Each part of the game of Nim requires the presence of two players, each taking a turn in turn. The Nimatron takes the role of one player and has four vertical lines of seven bulbs and a feature that allows you to decide how many lights you use during the game. The player can turn off one or more lights in any line, then the machine plays and so on. The last one to extinguish a light has won.[3] The machine delivers to each winner a token with the inscription "Nim Champ".[7]


The Nimatron was kept from 1940 for a limited period of time at Buhl Planetarium and Institute of Popular Science Building at Pittsburgh, United States

The Nimatron was presented at the New York World's Fair 1939 and was a success.[4][8][9] At the fair, about 100,000 games of Nim were played of which approximately 90,000 were won by the Nimatron. An article from The Christian Science Monitor compares the binary language used by the Nimatron to counting methods still used by ancient tribes Australia in Torres Strait or New Guinea. In his account of the New York International Fair, The New York Times compares the Nimatron with a novelty like Elsie the Cow, the advertising icon of Borden.[7]


The Nimatron is the first computer dedicated solely to gaming and the first computer dedicated to Nim games, however its impact on digital computers and computer games is negligible.[1] Nimatron is indeed designed and considered entertainment and neither Condon nor Westinghouse realized the potential of what they held. Despite the success of the Nimatron at the World's Fair, Condon considers this machine as the biggest failure of his career because he had not harnessed the underlying potential that it contained.[4] The patent filed by Condon includes a description of the Data Representation, a concept that is universally important in the Computer Revolution to come.[4] The Nimatron remains totally forgotten.[4]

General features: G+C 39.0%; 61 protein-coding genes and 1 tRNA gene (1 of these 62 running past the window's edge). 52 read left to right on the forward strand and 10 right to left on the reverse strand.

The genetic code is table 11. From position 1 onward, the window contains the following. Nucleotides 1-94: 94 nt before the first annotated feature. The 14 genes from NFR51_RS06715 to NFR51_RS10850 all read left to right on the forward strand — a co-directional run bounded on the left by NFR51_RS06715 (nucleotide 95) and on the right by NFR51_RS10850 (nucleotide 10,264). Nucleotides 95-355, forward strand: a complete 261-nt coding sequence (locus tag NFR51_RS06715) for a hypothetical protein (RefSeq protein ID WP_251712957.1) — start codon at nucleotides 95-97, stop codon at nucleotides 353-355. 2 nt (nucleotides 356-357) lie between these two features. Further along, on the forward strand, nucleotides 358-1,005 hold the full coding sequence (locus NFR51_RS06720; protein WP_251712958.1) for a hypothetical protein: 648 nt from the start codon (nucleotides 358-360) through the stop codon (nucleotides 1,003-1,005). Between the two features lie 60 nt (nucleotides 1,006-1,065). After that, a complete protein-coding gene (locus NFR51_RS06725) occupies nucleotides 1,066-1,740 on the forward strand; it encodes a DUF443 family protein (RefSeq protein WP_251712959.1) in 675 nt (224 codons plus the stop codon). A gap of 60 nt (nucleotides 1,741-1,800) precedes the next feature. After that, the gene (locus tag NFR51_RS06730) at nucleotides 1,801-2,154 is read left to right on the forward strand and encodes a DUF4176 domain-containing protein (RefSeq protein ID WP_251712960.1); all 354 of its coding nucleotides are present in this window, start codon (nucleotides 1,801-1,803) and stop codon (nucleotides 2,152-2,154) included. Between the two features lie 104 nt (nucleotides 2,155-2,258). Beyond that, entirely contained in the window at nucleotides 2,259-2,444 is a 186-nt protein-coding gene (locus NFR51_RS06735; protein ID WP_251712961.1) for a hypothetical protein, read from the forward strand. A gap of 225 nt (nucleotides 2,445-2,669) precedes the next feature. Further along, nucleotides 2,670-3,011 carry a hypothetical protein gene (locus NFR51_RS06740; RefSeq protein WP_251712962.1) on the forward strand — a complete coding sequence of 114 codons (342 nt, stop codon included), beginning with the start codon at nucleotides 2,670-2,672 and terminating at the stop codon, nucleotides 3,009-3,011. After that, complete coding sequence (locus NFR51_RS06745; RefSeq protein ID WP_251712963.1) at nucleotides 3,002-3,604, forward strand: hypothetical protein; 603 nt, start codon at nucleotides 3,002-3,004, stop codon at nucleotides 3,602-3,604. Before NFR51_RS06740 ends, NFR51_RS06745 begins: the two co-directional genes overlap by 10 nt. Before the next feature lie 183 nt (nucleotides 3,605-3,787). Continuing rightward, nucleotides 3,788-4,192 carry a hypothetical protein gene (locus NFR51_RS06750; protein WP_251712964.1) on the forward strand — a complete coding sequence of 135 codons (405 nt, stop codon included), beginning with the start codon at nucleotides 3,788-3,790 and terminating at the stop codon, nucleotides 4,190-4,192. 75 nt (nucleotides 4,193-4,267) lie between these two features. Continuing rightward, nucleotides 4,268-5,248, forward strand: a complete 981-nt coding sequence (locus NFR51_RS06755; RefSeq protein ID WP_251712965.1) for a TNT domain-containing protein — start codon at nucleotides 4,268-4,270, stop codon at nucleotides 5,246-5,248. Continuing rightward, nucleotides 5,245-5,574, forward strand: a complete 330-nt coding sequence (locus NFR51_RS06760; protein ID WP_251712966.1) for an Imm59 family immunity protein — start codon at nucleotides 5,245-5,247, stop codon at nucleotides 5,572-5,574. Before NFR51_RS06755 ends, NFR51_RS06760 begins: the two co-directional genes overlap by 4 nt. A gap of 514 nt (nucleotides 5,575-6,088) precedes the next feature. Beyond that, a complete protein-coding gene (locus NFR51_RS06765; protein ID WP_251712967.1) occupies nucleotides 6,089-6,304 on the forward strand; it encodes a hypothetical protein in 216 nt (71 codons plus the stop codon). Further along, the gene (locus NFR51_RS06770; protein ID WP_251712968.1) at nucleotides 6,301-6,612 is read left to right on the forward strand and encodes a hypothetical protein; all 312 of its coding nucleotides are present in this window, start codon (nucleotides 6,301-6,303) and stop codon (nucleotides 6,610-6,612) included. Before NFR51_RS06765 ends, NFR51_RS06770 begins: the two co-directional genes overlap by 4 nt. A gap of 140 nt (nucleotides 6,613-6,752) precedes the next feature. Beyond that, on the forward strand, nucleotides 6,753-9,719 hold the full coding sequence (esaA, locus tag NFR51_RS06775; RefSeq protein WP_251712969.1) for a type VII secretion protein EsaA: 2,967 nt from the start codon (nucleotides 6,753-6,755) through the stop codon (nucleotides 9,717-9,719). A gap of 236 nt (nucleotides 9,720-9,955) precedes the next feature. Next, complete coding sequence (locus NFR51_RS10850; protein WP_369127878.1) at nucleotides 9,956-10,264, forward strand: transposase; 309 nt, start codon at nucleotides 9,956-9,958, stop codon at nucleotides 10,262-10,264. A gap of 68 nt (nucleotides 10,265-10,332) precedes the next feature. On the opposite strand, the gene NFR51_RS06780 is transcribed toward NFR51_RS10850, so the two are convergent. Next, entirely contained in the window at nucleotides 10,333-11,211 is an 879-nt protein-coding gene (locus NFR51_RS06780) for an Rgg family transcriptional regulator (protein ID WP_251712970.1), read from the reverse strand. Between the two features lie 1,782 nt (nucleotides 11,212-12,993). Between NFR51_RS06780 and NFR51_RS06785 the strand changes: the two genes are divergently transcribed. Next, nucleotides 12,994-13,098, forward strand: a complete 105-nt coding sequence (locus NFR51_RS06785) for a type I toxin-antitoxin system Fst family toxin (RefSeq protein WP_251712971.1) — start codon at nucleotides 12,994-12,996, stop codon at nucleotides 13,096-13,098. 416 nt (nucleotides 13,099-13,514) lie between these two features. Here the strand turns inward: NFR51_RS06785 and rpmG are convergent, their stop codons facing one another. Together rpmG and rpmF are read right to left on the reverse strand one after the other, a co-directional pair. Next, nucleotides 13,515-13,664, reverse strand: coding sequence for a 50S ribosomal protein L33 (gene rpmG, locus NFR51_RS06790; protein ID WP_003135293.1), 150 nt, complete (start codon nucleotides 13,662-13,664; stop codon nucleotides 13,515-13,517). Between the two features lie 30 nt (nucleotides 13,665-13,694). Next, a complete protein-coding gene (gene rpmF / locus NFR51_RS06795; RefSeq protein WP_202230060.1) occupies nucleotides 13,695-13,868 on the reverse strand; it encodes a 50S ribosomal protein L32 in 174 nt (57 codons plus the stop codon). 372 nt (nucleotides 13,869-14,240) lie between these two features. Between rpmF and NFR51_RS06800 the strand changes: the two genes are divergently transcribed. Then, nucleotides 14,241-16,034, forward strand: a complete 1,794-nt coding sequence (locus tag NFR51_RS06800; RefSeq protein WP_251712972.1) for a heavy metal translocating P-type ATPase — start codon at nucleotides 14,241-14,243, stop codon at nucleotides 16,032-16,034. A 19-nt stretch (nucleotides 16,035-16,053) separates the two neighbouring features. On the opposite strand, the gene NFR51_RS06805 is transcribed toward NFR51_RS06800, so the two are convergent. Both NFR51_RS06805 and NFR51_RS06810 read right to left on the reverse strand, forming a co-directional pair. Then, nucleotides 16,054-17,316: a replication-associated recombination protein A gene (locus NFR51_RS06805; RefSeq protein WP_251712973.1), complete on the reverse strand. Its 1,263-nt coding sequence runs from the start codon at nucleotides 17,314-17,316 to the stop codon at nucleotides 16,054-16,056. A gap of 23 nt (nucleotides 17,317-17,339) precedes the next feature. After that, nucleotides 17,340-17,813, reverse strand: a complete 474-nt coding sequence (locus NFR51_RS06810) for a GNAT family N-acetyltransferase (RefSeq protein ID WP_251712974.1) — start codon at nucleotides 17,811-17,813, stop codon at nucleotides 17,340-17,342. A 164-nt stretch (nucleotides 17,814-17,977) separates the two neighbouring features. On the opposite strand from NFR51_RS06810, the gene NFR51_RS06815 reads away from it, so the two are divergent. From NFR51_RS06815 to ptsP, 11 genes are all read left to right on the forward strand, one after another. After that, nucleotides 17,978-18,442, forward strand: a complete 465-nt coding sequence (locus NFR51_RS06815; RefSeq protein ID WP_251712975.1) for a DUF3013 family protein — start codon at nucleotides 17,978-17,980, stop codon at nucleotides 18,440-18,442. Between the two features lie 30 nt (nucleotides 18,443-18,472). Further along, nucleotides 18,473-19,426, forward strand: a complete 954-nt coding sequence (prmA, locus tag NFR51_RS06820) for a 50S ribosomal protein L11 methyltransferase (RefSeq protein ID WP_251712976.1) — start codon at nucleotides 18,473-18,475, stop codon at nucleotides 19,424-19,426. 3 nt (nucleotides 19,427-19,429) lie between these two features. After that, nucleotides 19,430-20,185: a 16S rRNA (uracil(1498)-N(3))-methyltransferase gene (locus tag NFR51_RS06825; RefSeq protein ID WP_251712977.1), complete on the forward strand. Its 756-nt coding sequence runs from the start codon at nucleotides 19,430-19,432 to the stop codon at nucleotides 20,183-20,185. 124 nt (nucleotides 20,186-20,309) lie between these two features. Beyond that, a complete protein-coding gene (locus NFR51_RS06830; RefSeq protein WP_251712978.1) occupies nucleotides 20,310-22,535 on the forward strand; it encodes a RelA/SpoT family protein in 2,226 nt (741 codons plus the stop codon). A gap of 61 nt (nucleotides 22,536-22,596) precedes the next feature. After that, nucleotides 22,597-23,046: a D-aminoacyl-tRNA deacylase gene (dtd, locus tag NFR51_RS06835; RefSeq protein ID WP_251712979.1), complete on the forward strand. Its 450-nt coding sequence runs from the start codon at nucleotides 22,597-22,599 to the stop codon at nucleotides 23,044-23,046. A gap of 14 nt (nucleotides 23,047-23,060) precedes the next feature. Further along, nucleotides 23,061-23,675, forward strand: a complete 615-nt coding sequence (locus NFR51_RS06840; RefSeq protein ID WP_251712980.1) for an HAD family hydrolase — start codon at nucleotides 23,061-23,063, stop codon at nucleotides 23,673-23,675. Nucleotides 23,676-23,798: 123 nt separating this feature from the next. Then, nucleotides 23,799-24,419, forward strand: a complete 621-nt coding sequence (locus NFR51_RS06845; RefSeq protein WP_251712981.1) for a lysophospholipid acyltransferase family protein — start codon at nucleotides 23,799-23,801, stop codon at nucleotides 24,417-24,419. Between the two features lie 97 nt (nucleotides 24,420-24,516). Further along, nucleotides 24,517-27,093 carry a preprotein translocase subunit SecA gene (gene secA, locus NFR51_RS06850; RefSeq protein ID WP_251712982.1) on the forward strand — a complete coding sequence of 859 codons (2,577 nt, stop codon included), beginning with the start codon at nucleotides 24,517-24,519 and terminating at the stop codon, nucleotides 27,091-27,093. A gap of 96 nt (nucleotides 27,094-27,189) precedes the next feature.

John Makepeace Bennett nevertheless was inspired by the Nimatron to design the Nimrod in 1951, a machine similar to that of Condon, considered as one of the precursors of the video game.[8][9] The Nimatron was preserved from 1940 for a limited period at Buhl Planetarium and Institute of Popular Science Building in Pittsburgh in United States. In 1941, a more evolved version was created by Raymond Redheffer.[10][11][5]


  1. ^ a b Jon Peddie, p. 82.
  2. ^ Redheffer, Raymond (June–July 1948). "A Machine for Playing the Game Nim". The American Mathematical Monthly. 55 (6): 343–349.
  3. ^ a b " The Game of Nim - The Nimatron ". Carnegie Technical. Carnegie Institute of Technology: 14. February 1951..
  4. ^ a b c d e f g h Daniel Saner (July 8, 2012). "1940: Nimatron". Playback..
  5. ^ a b Raffaele Pisano, p. 478-483.
  6. ^ Edward Condon (April 26, 1940). "Official patent application for Nimatron - Machine to Play Game of Nim " (PDF)..
  7. ^ a b David P. Julyk, p. 99.
  8. ^ a b Tristan Donovan, p. 1-9.
  9. ^ a b Alexander, Smith. " The Priesthood at Play: Computer Games in the 1950s ". They Create Worlds. Retrieved 14 August 2019..
  10. ^ Richard A. Epstein, p. 348.
  11. ^ Alvarez, Julian; Djaouti, Damien (2010). "Arcade: The Pioneers of the video game". Pix'n Love ( Mook). Pix'n Love (11): 32-43. ISBN 9782918272106..